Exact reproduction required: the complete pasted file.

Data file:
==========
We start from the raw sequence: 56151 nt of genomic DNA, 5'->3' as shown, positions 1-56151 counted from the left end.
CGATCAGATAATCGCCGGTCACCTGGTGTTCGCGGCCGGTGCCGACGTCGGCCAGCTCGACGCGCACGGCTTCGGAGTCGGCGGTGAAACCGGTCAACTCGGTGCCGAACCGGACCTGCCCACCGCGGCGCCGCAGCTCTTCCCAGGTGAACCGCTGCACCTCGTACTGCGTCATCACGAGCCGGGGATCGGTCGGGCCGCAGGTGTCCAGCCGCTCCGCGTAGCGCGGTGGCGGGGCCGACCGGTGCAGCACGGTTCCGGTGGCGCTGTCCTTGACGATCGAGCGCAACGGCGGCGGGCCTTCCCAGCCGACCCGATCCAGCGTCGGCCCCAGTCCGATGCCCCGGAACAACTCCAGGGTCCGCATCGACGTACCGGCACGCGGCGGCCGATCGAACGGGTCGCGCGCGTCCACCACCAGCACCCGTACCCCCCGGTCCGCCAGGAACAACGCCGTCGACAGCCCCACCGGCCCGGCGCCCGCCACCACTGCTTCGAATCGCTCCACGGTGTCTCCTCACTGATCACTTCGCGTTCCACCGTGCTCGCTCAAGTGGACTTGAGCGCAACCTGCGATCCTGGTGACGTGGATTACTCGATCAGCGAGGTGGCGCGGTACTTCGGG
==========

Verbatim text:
We start from the raw sequence: 56151 nt of genomic DNA, 5'->3' as shown, positions 1-56151 counted from the left end.
CGATCAGATAATCGCCGGTCACCTGGTGTTCGCGGCCGGTGCCGACGTCGGCCAGCTCGACGCGCACGGCTTCGGAGTCGGCGGTGAAACCGGTCAACTCGGTGCCGAACCGGACCTGCCCACCGCGGCGCCGCAGCTCTTCCCAGGTGAACCGCTGCACCTCGTACTGCGTCATCACGAGCCGGGGATCGGTCGGGCCGCAGGTGTCCAGCCGCTCCGCGTAGCGCGGTGGCGGGGCCGACCGGTGCAGCACGGTTCCGGTGGCGCTGTCCTTGACGATCGAGCGCAACGGCGGCGGGCCTTCCCAGCCGACCCGATCCAGCGTCGGCCCCAGTCCGATGCCCCGGAACAACTCCAGGGTCCGCATCGACGTACCGGCACGCGGCGGCCGATCGAACGGGTCGCGCGCGTCCACCACCAGCACCCGTACCCCCCGGTCCGCCAGGAACAACGCCGTCGACAGCCCCACCGGCCCGGCGCCCGCCACCACTGCTTCGAATCGCTCCACGGTGTCTCCTCACTGATCACTTCGCGTTCCACCGTGCTCGCTCAAGTGGACTTGAGCGCAACCTGCGATCCTGGTGACGTGGATTACTCGATCAGCGAGGTGGCGCGGTACTTCGGG